Shield Nickel 5 Cents - American Civil War Coins
The Shield Nickel 5 Cents Coin was the first of its kind
that used copper and nickel in coinage. The U.S. five cent coins used to
be made out of the precious silver but with the break out of the
American Civil War in 1861, silver supply diminished and became very
expensive. The U.S. Mint had to think of a cheaper alternative to
continue producing the five cent piece.
Although Nickel is a hard metal and difficult to strike at that time,
its use for coinage was successfully pursued through the persistent
lobbying of Joseph Wharton. Mr. Joseph Wharton was a well-known
industrialist from Philadelphia who had a lot to gain if nickel was to
be chosen as the replacement of silver in the coinage of the five cent
coins. He was an owner of a nickel mine in Pennsylvania and a nickel
manufacturing company in New Jersey. His companies earned a lot of money
especially when the U.S. Congress mandated that the new coin should be
heavier than the usual specification of the Mint for such denomination.
Heavier coin meant more nickel profit for Wharton.
The new nickel five cent coin was designed by the chief engraver of the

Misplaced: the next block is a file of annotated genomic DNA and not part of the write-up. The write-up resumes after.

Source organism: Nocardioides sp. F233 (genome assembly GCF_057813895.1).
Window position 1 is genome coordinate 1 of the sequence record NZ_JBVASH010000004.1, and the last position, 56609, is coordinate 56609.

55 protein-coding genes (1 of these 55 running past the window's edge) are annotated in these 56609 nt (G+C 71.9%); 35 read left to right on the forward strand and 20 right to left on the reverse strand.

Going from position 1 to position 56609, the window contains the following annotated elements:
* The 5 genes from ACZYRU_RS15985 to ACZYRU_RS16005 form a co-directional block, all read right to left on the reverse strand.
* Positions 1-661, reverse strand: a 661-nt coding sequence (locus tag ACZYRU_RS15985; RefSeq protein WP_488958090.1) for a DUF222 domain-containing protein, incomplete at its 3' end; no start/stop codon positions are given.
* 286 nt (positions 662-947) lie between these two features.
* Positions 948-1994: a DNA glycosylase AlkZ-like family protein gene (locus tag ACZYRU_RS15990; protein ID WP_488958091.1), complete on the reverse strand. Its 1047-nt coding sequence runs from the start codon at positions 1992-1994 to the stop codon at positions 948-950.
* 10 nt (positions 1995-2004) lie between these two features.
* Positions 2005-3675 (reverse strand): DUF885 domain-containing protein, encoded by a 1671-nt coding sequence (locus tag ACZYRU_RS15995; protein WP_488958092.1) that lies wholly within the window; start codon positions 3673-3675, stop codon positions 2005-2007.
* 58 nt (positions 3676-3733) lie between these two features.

Mint at that time, Mr. James Barton Longacre. Due to the urgency of the
task, Mr. Longacre just based the new coin design on his old design for
the two cent piece. He just made a few alterations on the old shield
design, which have long served as a symbol of a strong and united
America. Mr. Longacre refined the design by removing the banner on top
of the shield, on which the phrase “In God We Trust” is inscribed, but retaining the inscription. He also transferred the two arrows
from top to the bottom sides of the shield and added instead, a cross on
The result was a cleaner and more sophisticated obverse design on the
new five cent piece, which was even considered as the most patriotic
U.S. coin design. The reverse or tail side of the coin, however, was not
much of an art. It was a simple number 5 circled by 13 stars and 13
vertical stripes, with the words United States of America and cents around the edge of the coin.
This first design was short-lived, started in 1866 and ended the
following year when a redesign was required due to the difficulty of
striking it on the copper-nickel alloy. The vertical stripes, or rays in
between the stars on the reverse, were removed in the hope that it would
make the coin easier to strike. That did not solve the problem but
instead caused several coin varieties of the Shield Nickel until the
Mint finally gave up called off the coin’s production in 1876.